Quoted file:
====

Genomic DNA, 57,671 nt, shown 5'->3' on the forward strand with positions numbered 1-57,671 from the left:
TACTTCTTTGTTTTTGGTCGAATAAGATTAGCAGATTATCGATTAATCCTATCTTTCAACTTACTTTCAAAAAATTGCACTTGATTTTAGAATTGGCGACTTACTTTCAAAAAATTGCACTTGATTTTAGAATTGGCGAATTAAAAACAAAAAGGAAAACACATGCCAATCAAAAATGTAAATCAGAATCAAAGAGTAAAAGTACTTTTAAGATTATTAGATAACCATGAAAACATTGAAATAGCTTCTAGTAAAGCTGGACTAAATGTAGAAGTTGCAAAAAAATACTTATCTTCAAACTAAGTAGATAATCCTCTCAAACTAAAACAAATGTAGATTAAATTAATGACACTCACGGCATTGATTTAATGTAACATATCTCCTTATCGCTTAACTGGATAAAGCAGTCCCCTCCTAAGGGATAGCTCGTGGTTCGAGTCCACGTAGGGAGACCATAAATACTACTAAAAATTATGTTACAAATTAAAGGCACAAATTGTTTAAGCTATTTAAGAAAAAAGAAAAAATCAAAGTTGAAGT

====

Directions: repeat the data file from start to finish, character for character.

Genomic DNA, 57,671 nt, shown 5'->3' on the forward strand with positions numbered 1-57,671 from the left:
TACTTCTTTGTTTTTGGTCGAATAAGATTAGCAGATTATCGATTAATCCTATCTTTCAACTTACTTTCAAAAAATTGCACTTGATTTTAGAATTGGCGACTTACTTTCAAAAAATTGCACTTGATTTTAGAATTGGCGAATTAAAAACAAAAAGGAAAACACATGCCAATCAAAAATGTAAATCAGAATCAAAGAGTAAAAGTACTTTTAAGATTATTAGATAACCATGAAAACATTGAAATAGCTTCTAGTAAAGCTGGACTAAATGTAGAAGTTGCAAAAAAATACTTATCTTCAAACTAAGTAGATAATCCTCTCAAACTAAAACAAATGTAGATTAAATTAATGACACTCACGGCATTGATTTAATGTAACATATCTCCTTATCGCTTAACTGGATAAAGCAGTCCCCTCCTAAGGGATAGCTCGTGGTTCGAGTCCACGTAGGGAGACCATAAATACTACTAAAAATTATGTTACAAATTAAAGGCACAAATTGTTTAAGCTATTTAAGAAAAAAGAAAAAATCAAAGTTGAAGT